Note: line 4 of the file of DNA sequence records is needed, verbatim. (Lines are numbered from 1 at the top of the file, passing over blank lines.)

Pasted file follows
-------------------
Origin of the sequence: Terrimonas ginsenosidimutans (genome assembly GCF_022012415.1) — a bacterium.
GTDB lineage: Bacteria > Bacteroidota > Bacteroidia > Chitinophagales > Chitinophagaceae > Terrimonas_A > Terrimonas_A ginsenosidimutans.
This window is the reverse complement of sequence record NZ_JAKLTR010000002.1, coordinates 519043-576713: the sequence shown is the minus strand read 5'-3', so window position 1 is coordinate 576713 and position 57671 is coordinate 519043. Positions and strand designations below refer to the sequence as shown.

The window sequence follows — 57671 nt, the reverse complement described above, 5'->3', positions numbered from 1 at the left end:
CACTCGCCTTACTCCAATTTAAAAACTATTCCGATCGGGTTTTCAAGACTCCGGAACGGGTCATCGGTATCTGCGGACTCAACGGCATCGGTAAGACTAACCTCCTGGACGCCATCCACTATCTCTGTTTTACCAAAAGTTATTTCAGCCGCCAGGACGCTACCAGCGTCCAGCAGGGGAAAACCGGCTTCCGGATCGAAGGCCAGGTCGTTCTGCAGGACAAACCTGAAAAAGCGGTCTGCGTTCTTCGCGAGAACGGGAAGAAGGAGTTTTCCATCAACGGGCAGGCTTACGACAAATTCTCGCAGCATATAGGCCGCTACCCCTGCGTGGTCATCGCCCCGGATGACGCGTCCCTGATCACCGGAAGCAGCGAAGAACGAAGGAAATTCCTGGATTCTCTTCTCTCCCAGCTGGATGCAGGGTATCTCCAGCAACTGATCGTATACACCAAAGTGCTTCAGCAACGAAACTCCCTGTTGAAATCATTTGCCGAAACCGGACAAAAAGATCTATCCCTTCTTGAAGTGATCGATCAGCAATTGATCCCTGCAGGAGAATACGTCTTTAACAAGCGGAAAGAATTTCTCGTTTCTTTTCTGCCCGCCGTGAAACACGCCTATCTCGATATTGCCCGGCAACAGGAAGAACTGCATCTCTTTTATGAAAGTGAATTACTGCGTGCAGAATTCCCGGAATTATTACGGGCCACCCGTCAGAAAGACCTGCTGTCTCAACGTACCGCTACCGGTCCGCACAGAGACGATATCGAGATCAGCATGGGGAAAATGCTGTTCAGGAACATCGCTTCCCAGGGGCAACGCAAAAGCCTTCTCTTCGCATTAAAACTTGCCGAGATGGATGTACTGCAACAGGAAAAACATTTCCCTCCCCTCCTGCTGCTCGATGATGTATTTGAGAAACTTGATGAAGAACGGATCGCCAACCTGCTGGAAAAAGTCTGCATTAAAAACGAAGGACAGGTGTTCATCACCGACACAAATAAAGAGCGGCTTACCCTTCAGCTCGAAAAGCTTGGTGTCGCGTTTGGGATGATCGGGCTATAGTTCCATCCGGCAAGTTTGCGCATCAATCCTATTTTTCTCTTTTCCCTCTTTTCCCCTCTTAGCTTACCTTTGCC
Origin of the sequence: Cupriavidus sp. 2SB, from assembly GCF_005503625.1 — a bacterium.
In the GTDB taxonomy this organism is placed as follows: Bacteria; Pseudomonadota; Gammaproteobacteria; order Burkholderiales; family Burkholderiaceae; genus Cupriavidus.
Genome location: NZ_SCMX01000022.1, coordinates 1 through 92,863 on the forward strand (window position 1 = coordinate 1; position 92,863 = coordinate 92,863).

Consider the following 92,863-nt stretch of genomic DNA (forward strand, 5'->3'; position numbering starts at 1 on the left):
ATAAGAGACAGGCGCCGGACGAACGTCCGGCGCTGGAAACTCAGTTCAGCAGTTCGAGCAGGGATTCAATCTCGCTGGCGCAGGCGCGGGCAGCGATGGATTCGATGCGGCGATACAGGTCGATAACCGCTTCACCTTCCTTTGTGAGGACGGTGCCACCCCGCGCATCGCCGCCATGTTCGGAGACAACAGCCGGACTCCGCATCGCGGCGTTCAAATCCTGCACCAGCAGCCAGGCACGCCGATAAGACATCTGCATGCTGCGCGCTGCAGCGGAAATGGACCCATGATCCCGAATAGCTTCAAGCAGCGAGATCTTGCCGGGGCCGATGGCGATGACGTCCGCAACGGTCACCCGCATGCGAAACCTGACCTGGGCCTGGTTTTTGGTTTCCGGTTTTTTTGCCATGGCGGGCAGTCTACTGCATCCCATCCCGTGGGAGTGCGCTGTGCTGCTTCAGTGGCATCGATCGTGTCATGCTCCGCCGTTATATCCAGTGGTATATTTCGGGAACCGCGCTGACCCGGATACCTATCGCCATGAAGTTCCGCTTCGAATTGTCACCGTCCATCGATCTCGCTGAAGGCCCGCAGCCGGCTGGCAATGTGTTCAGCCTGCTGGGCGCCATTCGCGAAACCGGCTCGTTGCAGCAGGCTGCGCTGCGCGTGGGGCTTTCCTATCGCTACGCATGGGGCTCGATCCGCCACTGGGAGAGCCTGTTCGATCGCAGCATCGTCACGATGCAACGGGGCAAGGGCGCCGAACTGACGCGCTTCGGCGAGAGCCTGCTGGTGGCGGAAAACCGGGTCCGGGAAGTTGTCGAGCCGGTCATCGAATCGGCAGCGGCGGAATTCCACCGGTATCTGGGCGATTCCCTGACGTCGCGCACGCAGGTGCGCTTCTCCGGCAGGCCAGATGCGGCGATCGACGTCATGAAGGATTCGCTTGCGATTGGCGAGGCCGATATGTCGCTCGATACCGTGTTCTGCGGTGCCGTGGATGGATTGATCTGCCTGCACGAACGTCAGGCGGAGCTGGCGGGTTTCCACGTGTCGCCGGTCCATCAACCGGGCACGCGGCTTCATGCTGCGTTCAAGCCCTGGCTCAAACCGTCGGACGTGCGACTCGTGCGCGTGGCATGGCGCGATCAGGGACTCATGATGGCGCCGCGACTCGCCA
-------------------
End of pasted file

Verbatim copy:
The window sequence follows — 57671 nt, the reverse complement described above, 5'->3', positions numbered from 1 at the left end: